You'll find there two helpful videos that explain how to ask Jesus for forgiveness and what it means to accept him as your Savior. And while you're on the Learn More page, you can also listen to other introductory messages from Alistair about Jesus and read an overview that explains the life-saving power of the gospel. All of the teaching you hear on Truth for Life, all of the free content you'll find on our website, is made possible because of the financial support that comes from listeners like you. And as we are just a few weeks away from the end of the year now, Alistair is here with a message.
Thanks, Bob. And you know, when we read the letters of the New Testament, the pattern is very clear that individuals are supporting the apostles in their endeavors. And actually, that's the same model here at Truth for Life. We're doing the same thing. And that's why I have the opportunity to remind you that your prayers make a huge difference. You uphold us by that. You enable us by doing the hard work of praying.
And it may be that you've been listening for a while, but you haven't actually made it a pattern to pray for the ministry. And let me encourage you to do so. And if you haven't reached out to partner with us financially, then let me encourage you to do that today. Your end-of-year donation will help us to continue the work through the end of the year and to begin well in 2023.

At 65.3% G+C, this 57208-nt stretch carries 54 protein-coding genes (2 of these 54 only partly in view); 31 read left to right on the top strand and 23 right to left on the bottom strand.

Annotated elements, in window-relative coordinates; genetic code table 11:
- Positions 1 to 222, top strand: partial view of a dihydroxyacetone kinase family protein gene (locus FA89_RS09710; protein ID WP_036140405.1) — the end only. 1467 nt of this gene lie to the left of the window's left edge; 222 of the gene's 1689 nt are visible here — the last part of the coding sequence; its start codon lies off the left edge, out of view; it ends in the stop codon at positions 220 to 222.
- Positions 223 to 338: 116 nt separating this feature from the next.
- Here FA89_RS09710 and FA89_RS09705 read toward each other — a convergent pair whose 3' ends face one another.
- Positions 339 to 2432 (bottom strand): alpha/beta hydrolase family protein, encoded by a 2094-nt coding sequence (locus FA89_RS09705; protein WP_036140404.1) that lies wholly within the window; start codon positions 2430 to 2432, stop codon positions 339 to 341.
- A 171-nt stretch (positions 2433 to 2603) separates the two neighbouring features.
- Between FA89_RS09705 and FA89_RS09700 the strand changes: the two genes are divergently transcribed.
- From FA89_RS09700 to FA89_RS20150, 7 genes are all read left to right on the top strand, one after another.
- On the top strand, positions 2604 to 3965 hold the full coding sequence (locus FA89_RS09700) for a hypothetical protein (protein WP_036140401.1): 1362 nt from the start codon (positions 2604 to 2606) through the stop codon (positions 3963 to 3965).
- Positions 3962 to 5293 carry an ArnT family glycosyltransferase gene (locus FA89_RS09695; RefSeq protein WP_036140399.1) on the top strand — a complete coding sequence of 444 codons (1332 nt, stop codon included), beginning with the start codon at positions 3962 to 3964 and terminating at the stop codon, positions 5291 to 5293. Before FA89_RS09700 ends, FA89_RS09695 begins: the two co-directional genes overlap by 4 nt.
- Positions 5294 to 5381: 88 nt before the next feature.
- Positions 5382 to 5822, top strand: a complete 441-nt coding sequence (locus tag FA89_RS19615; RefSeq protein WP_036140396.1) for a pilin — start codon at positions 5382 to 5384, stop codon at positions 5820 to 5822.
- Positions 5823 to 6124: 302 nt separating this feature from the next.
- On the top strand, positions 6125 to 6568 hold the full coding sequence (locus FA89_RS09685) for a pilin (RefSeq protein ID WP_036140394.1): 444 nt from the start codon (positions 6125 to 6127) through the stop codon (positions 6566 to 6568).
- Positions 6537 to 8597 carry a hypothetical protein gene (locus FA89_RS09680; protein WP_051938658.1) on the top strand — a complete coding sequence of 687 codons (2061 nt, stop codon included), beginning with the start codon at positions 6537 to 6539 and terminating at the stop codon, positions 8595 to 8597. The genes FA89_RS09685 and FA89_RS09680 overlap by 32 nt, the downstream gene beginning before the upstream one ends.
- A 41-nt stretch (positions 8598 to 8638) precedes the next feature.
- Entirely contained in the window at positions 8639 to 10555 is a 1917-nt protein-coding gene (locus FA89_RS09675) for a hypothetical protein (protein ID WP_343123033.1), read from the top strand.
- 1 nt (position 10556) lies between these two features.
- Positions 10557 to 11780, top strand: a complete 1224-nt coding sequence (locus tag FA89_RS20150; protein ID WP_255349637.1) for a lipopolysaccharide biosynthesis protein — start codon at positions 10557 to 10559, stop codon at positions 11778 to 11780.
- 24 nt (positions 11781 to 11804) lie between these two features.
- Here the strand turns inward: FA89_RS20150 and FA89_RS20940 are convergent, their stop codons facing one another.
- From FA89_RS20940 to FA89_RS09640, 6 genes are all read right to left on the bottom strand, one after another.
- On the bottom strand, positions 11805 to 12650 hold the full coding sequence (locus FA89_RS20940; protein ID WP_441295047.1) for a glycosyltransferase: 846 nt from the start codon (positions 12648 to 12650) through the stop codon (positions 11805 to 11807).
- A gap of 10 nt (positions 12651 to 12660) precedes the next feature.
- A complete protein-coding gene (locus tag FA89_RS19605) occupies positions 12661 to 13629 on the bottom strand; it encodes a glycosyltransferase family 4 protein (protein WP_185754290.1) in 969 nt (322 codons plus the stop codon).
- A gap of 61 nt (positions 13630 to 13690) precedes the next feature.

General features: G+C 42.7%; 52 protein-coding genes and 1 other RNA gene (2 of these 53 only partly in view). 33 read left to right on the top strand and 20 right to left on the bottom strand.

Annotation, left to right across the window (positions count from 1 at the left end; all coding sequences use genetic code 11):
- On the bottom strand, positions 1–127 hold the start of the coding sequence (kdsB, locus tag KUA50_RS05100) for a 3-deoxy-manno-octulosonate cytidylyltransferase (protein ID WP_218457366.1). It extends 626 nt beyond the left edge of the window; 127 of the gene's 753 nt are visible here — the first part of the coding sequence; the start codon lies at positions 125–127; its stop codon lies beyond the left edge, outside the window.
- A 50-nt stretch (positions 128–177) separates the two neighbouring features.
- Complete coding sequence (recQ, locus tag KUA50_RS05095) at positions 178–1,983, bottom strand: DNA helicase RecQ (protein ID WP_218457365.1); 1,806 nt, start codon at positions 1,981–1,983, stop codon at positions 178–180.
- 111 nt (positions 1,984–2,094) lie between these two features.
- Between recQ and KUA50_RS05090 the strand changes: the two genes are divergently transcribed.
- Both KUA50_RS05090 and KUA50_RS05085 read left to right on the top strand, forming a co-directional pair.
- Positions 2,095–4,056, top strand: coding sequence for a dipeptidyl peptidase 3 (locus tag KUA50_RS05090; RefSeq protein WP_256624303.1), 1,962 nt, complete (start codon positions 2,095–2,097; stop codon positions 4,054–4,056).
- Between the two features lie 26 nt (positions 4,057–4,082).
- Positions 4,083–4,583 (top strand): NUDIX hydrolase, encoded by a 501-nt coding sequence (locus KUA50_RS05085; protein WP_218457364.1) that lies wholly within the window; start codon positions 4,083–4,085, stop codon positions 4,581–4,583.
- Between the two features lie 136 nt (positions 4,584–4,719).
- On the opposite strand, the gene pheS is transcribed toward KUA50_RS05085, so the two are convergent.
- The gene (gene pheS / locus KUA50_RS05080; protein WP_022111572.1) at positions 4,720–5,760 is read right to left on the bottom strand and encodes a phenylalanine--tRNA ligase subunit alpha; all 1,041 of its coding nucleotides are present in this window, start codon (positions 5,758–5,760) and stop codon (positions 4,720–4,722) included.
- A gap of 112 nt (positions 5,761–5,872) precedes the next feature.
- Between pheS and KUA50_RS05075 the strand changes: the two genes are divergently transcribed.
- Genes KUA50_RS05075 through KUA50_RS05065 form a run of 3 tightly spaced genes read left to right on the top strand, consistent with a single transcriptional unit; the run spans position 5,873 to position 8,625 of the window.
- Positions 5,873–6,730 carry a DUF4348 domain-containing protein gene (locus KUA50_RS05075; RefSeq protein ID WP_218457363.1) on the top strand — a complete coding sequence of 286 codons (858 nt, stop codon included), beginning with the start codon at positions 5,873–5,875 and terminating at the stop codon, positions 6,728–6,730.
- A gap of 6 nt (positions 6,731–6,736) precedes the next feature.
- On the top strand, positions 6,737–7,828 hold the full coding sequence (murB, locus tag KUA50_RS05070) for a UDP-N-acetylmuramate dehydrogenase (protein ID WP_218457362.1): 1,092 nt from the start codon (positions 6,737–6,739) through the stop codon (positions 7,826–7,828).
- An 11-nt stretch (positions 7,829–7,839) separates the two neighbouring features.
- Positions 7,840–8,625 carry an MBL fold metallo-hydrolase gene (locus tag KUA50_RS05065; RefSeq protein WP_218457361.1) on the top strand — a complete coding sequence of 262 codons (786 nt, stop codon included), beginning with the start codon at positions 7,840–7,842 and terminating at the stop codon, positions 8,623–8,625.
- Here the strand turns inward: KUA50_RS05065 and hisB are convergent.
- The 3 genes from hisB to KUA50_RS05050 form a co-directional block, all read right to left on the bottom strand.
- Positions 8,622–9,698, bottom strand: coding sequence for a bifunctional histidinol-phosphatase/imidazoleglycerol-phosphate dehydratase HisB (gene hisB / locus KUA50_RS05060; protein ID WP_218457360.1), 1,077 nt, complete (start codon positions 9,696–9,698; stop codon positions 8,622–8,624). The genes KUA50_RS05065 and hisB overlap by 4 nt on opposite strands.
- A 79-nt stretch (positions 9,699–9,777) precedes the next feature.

And Bob has all the details as to how that can happen. You can make your year-end donation online at truthforlife.org slash donate, or you can call us at 888-588-7884. And if you'd prefer to mail your donation to us, write to Truth for Life at post office box 398000 Cleveland, Ohio 44139. When you make a donation today, we want to show our gratitude by inviting you to request a copy of a 31-day devotional titled, Be Thou My Vision. Be Thou My Vision presents a different set of prayers, catechism questions and answers, creeds for each day over the course of a month. The prayers follow the pattern of a traditional church service, which is sometimes referred to as a liturgy.
Once you're familiar with this pattern, you can repeat it for each subsequent month throughout the year. You will benefit greatly from the prayers you find in this book, many of which were written by authors from through the centuries, including several well-known Puritan writers. Request the devotional book, Be Thou My Vision, when you give a donation at truthforlife.org slash donate. I'm Bob Lapine. Does John the Baptist's message of hope still speak to us in the 21st century when it can feel often like life is futile? We'll explore the answers together tomorrow. The Bible teaching of Alistair Begg is furnished by Truth for Life, where the Learning is for Living.
Whisper: medium.en / 2022-12-13 09:49:48 / 2022-12-13 09:58:39 / 9